However that might be, I was perturbed by Rick Beasley’s evasiveness and deceptiveness, and by the fact that not a single soul at South Florida Workforce or Miami Dade College had bothered to address the concerns Elizabeth had raised in her August 25 plea to them for her degree or a refund to the grantors. I took her plea and my own complaint about the potential wastage of millions of grant dollars at Miami Dade College and the irresponsible behavior of its partner, South Florida Workforce, upstairs, to Florida Governor Charlie Crist. The governor’s office referred the matter to Workforce Florida Inc.
Workforce Florida Inc. is the non-profit corporation that monitors and oversees the administration of statewide Workforce policy and all activities including designating local areas, reviewing local plans, and the programs and services implemented by the local boards. It is not a government entity, and is not in any manner subject to the control of the state agency named the Agency for Workforce Innovation. It is obliged by law to design and implement strategies that help Floridians enter, remain in, and advance in the workplace, to serve as the statewide Workforce Investment Board pursuant to the federal Workforce Investment Act, and to providing oversight and policy direction to ensure that relevant Workforce programs are properly administered by the Agency for Workforce Innovation in compliance with approved plans and under contract with Workforce Florida, Inc.
I received a response to my communication to Governor Crist, from Adriane Grant, Director of External Affairs for Workforce Florida, Inc. She referred the matter back to the local level, with advice that the state Agency for Workforce Innovation may be contacted if the local workforce investment board, namely South Florida Workforce Investment Board, is unresponsive – that was, in fact, the nub of my complaint to the governor!
“It appears the issues you raise on behalf of [Elizabeth] require local attention and resolution with Miami Dade College and South Florida Workforce, which oversees the delivery of workforce-system training in Miami Dade and Monroe counties. I have been informed by Mr. Rick Beasley, Executive Director of South Florida Workforce that local workforce staff members have tried to reach [Elizabeth] to further understand the issues she has raised and assist her, as appropriate. We strongly urge customer inquiries such as these be addressed at the level nearest the customer. However, in cases in which that is not possible, we do have protocols for customer-service complaints that may require state intervention to resolve satisfactorily. This protocol includes contacting the Agency for Workforce Innovation, the state agency responsible for administrative and fiscal affairs of the workforce system, which [Elizabeth] may ultimately choose to do after exhausting all local opportunities for remedy.”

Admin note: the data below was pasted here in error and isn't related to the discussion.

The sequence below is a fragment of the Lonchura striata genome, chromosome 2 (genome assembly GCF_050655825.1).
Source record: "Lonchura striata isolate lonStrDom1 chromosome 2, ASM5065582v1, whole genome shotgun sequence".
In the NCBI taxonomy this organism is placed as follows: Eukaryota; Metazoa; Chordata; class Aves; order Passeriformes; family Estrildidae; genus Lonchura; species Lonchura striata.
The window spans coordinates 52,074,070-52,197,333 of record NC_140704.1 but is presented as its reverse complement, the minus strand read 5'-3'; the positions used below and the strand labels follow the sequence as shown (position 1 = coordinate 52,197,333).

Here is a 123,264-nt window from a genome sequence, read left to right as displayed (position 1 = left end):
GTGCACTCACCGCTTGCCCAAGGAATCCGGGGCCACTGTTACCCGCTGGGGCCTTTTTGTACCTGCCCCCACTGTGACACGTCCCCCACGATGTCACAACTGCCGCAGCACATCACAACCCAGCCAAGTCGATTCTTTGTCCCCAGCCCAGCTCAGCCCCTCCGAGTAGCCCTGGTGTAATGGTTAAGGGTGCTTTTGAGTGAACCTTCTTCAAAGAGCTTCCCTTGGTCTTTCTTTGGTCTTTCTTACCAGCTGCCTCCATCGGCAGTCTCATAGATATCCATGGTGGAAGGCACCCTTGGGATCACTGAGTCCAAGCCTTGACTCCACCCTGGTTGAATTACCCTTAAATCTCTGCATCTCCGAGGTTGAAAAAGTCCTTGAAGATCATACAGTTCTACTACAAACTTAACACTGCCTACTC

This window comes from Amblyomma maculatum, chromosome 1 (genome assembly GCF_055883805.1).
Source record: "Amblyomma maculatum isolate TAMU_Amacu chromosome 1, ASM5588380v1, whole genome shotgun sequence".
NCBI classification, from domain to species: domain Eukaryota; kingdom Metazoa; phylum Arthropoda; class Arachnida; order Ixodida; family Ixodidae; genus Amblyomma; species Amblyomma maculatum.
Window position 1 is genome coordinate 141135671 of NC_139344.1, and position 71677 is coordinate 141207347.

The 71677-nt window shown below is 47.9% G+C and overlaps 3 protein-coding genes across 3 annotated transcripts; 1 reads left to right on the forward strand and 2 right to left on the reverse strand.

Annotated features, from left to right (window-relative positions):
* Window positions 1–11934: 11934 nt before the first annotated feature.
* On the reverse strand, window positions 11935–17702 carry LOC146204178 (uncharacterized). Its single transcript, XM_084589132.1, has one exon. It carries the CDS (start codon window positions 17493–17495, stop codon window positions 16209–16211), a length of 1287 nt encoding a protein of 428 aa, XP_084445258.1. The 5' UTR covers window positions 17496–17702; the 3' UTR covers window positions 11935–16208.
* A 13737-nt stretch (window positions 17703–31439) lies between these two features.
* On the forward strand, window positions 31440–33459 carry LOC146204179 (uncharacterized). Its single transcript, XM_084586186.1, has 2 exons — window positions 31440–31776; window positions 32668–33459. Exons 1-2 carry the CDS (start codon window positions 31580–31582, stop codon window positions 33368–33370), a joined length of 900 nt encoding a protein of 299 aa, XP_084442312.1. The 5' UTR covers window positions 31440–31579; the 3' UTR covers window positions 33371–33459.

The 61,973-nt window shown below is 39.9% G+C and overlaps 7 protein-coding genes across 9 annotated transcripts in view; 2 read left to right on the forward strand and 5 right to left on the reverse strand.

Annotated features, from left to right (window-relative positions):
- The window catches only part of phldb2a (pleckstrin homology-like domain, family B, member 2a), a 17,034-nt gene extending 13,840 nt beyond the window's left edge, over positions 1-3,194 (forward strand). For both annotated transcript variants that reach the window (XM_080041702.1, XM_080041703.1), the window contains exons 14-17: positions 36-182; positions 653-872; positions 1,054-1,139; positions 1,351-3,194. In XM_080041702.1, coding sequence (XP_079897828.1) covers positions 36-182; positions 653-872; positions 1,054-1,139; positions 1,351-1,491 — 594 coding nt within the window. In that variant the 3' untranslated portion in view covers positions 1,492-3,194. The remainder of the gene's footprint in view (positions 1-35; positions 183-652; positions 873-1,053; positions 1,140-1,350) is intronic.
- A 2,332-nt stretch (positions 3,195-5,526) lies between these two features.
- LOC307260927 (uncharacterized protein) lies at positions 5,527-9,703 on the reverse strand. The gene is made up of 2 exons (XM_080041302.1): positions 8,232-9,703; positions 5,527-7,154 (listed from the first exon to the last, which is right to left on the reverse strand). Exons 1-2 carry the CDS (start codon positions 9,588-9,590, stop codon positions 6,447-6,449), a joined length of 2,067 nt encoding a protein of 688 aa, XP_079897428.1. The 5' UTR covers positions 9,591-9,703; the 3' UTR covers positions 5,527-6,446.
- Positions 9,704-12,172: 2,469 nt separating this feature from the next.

The truth of the matter is that Rick Beasley was stonewalling, and that his claim of reaching out to Elizabeth was deceptive, as neither he nor his staff nor the college had made any attempt whatsoever to contact her in response to her August 25 plea for justice. A stone wall exhausts anyone who cares to but his or her head up against it time and time again, wasting a great deal of time and energy – no doubt the bureaucrats behind it are accustomed to people becoming exhausted and going away without further ado. The only opportunity a stone wall presents is in climbing over it, going upstairs, which is what was done in this case, for dealing with the South Florida Workforce Investment Board was obviously futile.
The issue was also referred to the Florida’s Agency for Workforce Innovation, the state’s leading workforce agency. The Agency offered nothing except information. It describes itself as a “partner” of Workforce Florida, Inc. Its duties are set forth in Section 20.50 of the Florida Statutes, and include ensuring that the state appropriately administers federal and state workforce funding by administering plans and policies of Workforce Florida, Inc., under contract with Workforce Florida, Inc. The Agency receives federal grants and funds and administers them as directed by the Governor. It expends the funds according to law and as directed by Workforce Florida, Inc. The statute declares that “All program and fiscal instructions to regional workforce boards shall emanate from the agency pursuant to plans and policies of Workforce Florida, Inc. Workforce Florida, Inc. shall be responsible for all policy directions to the regional boards.” It has many other duties besides.